Smartwatch Data Proves Capable of Monitoring, Assisting Parkinson's Patients

Using off-the-shelf Apple smartwatches, a team of researchers has proven the data from on-board sensors can be of medical value.

Researchers from Stony Brook University, Massachusetts General Hospital, Harvard Medical School, the Parkinson’s Disease and Movement Center of Silicon Valley, Silicon Valley Parkinson’s Center, and Apple have published a paper detailing how off-the-shelf smartwatches paired with machine learning can be used to remotely monitor Parkinson's patients — and even guide their treatment.

"Longitudinal, remote monitoring of motor symptoms in Parkinson’s disease (PD) could enable more precise treatment decisions," the team explains of its research, "We developed the Motor fluctuations Monitor for Parkinson’s Disease (MM4PD), an ambulatory monitoring system that used smartwatch inertial sensors to continuously track fluctuations in resting tremor and dyskinesia."

Based on Apple smartwatches, the research tracked 343 patients - 225 of whom were followed for a six-month period. Using data from the smartwatch's sensors, including changes in movement patterns and the timings and severity of tremors, the team was able to produce evaluations that managed prognoses produced by a clinician in 94 percent of cases — while the remaining six percent were able to receive improved advice on treatment plans and drug regimens.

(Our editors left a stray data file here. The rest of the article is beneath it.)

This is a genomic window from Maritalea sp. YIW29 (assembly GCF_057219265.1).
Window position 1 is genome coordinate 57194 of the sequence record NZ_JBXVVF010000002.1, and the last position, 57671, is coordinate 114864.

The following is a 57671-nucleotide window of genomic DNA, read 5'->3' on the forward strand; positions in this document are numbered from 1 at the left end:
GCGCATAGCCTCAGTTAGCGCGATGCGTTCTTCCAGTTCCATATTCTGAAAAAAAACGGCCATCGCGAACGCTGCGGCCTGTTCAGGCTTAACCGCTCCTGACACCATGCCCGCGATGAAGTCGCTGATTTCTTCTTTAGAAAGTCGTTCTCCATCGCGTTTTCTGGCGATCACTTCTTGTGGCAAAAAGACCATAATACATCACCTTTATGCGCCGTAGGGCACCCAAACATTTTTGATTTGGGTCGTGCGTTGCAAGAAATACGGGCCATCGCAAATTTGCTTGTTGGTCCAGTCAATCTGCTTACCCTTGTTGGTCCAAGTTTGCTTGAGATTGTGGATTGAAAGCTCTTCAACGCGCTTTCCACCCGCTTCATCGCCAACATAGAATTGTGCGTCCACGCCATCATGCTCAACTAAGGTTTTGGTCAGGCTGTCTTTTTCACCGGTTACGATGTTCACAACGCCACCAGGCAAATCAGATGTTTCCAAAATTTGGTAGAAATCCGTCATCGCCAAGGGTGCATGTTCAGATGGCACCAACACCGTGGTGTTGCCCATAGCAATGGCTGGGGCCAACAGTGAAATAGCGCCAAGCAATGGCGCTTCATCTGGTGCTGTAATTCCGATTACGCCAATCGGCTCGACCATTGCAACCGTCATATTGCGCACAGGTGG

The data gathered during the experiment showed changes in symptoms which, involved clinicians claim, could have been missed through traditional evaluations — and also offered early warning of emerging tremors and impairments that could require changes in medication schedules, which would have otherwise gone unnoticed until the next in-person check-up.

The team suggests that the same approach could be used for other purposes, including motivating patients' adherence to a particular treatment regime or providing additional long-term data during the development of new drugs.

The paper has been published in Science Translational Medicine under closed-access terms.

Gareth Halfacree
Freelance journalist, technical author, hacker, tinkerer, erstwhile sysadmin. For hire:
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